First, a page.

People love beer almost as much as they hate taxes…But like it (or not) they’re joined at the hip. And here’s some ‘beer and taxation’ factoids that will blow your mind.
Ancient Egypt Imposed Beer Taxes
It’s true! Egypt, one of the first civilizations to refine the art of brewing, was also the first to impose a tax on beer.
According to Forbes “Queen Cleopatra imposed a tax on beer in order, she claimed, to discourage public drunkenness, though it is believed that the tax was used to raise money to fund a war with Rome,” (some things apparently never change).
Beer Taxation In Medieval Europe
Even though Egypt was the first region on record to tax beer, its effectiveness in raising civic revenue was not wasted on 11th century European societies, some of them who took to beer taxation with a vengeance!
According to All About Beer, in 1271 the French city of Aix-la-Chapelle mandated cutting off the right hand of brewers who failed to pay their beer taxes! Taverns that didn’t pay taxes were even torn down. And we gotta think that with this kind of attention on taxing beer the city’s revenues must have soared…just sayin’.
Great Britain Gins Up Taxes
In 1695, Great Britain raised taxes on beer, making gin the cheapest beverage in England with devastating consequences!
Gin was taxed at 2d (about 2 US pennies) per gallon, while beer was taxed at 4 shillings 9d (about 57 pennies) per gallon. That price difference is seen by many historians as the root cause of a serious drinking problem in 18th century England especially among the country’s poor.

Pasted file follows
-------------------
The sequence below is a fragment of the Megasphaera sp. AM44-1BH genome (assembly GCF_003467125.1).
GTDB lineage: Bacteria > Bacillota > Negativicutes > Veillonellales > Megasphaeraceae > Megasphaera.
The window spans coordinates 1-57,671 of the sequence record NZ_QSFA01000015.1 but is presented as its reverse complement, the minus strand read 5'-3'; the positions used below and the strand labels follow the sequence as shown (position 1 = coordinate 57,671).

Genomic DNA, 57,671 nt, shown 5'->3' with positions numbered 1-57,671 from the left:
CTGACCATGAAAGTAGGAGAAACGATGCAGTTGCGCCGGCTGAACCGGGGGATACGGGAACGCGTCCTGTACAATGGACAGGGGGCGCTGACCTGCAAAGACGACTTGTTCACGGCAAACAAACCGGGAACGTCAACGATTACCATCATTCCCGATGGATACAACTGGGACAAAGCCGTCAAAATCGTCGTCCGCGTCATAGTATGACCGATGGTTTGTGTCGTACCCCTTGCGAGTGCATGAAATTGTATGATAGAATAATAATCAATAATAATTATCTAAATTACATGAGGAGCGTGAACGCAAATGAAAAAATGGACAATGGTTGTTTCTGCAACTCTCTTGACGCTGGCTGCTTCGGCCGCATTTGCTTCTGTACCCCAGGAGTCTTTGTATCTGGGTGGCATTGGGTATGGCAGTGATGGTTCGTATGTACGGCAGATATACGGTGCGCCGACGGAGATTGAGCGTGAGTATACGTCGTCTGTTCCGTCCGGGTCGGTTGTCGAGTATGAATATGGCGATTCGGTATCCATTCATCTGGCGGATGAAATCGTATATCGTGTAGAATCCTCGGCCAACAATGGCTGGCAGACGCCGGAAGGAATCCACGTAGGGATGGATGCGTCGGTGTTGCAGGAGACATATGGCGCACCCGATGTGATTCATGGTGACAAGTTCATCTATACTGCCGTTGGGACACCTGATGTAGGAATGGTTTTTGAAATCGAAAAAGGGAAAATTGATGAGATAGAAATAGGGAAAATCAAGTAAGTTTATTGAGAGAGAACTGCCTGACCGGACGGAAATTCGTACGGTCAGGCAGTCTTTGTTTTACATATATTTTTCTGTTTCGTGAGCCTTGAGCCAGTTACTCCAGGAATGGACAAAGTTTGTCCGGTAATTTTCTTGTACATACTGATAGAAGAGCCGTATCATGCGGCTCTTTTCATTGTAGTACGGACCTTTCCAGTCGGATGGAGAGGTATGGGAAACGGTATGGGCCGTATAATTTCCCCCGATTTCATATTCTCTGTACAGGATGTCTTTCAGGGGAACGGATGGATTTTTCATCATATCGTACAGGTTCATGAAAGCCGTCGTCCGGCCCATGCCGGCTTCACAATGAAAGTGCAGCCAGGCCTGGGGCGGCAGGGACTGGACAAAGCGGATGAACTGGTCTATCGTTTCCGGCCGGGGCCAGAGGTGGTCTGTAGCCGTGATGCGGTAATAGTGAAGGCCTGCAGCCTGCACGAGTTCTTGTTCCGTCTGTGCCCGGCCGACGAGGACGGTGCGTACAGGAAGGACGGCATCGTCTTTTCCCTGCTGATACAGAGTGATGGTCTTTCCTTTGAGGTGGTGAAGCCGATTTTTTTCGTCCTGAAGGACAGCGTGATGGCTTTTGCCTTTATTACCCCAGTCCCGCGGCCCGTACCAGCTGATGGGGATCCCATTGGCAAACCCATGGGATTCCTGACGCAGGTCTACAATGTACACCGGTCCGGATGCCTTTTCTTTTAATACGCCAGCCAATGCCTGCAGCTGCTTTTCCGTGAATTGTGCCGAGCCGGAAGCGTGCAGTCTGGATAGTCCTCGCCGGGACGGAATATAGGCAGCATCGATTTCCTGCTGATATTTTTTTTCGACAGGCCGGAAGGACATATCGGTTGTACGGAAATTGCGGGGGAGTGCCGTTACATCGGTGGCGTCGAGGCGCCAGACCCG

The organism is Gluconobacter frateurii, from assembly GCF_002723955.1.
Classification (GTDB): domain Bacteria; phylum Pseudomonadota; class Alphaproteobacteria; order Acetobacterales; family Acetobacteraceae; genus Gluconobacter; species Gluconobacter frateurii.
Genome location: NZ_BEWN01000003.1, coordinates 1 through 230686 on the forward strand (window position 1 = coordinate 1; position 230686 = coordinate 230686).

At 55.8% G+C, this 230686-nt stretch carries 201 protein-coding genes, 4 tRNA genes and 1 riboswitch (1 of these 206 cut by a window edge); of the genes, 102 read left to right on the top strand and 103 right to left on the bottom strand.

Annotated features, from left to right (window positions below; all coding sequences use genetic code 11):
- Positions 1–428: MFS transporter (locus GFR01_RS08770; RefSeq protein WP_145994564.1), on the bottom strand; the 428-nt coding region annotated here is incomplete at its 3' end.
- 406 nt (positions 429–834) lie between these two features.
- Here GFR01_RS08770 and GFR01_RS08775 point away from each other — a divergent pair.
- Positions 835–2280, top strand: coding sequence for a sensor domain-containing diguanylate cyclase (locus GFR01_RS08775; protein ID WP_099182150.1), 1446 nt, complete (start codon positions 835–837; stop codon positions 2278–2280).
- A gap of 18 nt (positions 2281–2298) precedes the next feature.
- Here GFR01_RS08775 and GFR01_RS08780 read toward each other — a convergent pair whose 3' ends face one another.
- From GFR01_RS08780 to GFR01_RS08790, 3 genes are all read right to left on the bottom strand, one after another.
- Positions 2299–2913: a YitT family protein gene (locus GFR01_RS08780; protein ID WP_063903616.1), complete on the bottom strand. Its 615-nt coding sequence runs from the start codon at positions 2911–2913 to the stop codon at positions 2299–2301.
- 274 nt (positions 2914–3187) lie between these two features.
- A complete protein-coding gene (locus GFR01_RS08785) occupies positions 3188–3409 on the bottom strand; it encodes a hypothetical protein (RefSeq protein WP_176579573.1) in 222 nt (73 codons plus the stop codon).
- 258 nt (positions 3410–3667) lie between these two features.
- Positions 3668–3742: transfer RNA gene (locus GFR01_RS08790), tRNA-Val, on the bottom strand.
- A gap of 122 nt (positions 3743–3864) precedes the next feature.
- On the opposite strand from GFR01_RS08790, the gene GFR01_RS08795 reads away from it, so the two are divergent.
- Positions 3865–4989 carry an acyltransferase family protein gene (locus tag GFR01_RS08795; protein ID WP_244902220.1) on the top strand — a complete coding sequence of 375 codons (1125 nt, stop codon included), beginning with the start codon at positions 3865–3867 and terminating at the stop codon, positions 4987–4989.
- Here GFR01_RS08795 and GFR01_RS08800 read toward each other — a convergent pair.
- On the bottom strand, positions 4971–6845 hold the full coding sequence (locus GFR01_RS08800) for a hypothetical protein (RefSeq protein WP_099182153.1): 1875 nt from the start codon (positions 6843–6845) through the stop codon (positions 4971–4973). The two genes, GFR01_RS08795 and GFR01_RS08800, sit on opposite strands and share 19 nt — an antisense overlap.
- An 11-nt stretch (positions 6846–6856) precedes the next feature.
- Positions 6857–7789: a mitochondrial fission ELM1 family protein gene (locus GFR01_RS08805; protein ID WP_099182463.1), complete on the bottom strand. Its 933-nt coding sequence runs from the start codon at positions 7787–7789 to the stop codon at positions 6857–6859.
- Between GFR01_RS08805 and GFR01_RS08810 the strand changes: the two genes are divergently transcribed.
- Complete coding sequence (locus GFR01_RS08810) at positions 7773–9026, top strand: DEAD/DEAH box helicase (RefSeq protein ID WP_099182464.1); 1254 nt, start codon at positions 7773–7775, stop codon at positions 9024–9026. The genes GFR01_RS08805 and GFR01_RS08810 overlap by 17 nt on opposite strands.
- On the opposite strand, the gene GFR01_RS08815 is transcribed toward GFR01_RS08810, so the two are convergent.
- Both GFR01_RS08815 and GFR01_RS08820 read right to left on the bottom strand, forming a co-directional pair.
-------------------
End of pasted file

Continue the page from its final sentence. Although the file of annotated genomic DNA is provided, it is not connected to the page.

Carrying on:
The British government responded to the protests of reformers by raising the taxes on spirits, and beer soon regained its popularity among the drinking public.
Guinness Was Born Of A Tax Dodge
Some historians claim that beer tax avoidance led to the creation of the world’s most popular Irish-style stout.
In his book, Classic Stout and Porter, Roger Protz notes that Arthur Guinness II developed his famous recipe by using non-taxed un-malted roasted barley in the place of black malt in his porters to reduce their cost And in doing so he created the hugely popular (and much more affordable) Irish-style stout
Guinness Export Stout came to dominate the London market where it lower pricing (the result of less taxation in Ireland) led to complaints from the English brewers about the tax-dodging activities of their Irish competitors.
Beer Taxes Helped Fuel The American Revolution
In 1764, the first customs duty on beer and wine was imposed by the British on the American colonies just one of many unfair taxes that outraged the colonist and led to the American Revolution.
Following American independence, however, no taxes were levied on beer—a wise choice, since public had just gone to war over taxes (among other things).
But the tax-free status of beer was changed by none other than Abraham Lincoln, who issued a $1 per barrel tax on beer on July 1, 1862 to help pay for the Civil War and started a taxation progression that continues today.